In Product Leadership there is a focus on innovation and turning insights into breakthrough technologies, products, and services, not just once but on a continuing basis. World-class processes and capabilities will be found in the product and service lifecycle area. Time-to-market is a major performance driver. Examples of this proposition would be Apple that is innovating with new products continuously. Another is Dyson, with its creative vacuums and air movement product lines. Often prices are higher but a large proportion of the market will pay the uplift happily.
In Customer Intimacy the focus is on specialized and personalized customer service and a unique relationship with each customer. In this proposition the customer relationship is more valued than any particular product. It has a strong service orientation. An incredibly strong sense of trust is established in more of a partnership style. World-class processes and capabilities are found in and around customer relationship management and the creation and sustainment of loyalty. Share-of-spend in the relevant market categories is a major performance driver. Perhaps the most renowned example of this proposition is Nordstrom, the high-end retailer of fashion and lifestyle products in the US and Canada that has a very strong following of customers who buy a lot of their clothing through a personal shopper relationship when in the store and also when not. The Nordstrom personal shopper will always have her or his eye open for suitable items that may be held for the customer to come in and try. Another, surprisingly, is online retailer Amazon who is always striving to offer the most appropriate products but doing so by using its incredibly strong data analytics capability. Amazon is always experimenting and putting together proposals that are not mass offers but individually tailored ones. It knows a lot about its customers' buying habits.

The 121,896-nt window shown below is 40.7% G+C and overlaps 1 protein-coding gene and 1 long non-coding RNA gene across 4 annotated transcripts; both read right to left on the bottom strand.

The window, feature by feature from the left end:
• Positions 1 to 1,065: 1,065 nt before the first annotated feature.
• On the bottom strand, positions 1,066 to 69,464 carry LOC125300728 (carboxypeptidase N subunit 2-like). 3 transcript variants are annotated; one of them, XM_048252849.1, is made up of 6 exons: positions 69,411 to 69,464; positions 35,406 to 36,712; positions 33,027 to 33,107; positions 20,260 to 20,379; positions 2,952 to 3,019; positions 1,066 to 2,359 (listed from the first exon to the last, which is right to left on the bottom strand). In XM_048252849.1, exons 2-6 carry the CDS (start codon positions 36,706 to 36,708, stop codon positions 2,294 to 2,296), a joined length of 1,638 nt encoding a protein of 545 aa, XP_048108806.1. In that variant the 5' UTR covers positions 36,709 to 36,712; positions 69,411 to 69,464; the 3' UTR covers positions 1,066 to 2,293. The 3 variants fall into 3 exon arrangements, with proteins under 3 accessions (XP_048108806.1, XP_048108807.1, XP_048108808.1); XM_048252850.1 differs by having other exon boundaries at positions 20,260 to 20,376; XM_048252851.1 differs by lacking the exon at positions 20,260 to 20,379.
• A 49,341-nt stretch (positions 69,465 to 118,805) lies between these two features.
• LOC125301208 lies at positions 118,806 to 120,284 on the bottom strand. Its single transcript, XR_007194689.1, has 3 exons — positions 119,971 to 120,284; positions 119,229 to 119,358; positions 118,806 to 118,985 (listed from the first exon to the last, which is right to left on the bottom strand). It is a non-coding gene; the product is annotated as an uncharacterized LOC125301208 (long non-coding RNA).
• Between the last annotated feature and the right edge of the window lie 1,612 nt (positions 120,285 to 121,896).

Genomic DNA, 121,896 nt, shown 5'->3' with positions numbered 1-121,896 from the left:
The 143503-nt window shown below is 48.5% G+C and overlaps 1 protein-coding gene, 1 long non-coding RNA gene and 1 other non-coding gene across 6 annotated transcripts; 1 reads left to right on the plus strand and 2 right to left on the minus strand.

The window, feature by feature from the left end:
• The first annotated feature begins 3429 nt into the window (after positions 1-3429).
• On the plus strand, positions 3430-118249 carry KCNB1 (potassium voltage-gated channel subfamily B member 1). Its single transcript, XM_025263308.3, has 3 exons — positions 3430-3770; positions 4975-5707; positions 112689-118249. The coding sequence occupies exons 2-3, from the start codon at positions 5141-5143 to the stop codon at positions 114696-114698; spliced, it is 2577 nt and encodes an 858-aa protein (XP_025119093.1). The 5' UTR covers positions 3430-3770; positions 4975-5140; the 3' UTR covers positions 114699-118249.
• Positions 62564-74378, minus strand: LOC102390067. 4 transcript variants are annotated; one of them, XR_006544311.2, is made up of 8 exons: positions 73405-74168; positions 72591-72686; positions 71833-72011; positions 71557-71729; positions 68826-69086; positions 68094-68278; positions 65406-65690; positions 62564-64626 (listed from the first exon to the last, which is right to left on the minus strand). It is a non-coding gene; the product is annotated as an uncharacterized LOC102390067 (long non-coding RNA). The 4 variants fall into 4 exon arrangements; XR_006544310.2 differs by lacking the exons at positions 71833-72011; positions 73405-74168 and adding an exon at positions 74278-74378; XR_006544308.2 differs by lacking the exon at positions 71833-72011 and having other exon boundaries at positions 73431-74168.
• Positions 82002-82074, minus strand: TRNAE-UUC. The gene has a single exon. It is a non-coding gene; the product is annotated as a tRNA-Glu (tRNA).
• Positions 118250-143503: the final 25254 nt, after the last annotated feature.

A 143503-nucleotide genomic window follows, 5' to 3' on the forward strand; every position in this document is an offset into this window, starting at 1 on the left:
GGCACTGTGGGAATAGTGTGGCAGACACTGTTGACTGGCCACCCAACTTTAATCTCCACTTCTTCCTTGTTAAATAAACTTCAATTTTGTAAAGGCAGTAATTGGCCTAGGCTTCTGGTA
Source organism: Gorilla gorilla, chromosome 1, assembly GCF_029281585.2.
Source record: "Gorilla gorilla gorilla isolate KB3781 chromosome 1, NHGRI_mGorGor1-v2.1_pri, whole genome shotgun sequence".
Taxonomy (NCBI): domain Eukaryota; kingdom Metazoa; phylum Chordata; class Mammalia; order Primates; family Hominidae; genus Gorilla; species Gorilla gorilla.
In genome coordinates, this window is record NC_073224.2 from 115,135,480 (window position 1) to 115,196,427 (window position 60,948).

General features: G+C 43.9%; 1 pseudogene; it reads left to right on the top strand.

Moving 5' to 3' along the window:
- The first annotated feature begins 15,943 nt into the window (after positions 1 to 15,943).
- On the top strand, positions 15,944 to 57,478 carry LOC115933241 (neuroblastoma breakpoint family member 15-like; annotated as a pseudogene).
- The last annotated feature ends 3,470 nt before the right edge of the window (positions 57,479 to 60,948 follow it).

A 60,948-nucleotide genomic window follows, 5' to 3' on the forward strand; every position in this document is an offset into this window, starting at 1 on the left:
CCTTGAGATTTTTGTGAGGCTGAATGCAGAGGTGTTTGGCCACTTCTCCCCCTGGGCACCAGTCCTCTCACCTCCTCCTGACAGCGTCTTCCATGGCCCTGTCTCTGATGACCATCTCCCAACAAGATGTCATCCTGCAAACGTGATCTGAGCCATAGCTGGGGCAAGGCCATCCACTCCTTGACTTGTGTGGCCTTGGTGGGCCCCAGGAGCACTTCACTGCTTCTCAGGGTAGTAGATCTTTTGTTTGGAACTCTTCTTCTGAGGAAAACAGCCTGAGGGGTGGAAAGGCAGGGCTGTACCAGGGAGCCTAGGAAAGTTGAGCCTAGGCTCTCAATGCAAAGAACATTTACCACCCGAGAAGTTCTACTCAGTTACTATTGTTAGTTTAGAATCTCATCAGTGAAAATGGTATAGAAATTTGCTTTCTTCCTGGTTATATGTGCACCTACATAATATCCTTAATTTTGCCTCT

In Operational Excellence the focus is on the efficiency of day-to-day operations and the price and simplicity of delivering and buying products and services. This is the domain of traditional Lean and Six Sigma programs whereby reliability, reduction of waste, and consistency are a prime focus. Unit costs and price competitiveness are major performance drivers. An example of Operational Excellence is Walmart or Costco. Both of these organizations feature price as a differentiator and extremely efficient supply chain management and overall operations to the point that when a supplier finds an efficiency in its own operations the distributor (Walmart or Costco) to the consumer market will demand a share of their suppliers' saving in the price to them.
Value Propositions and Markets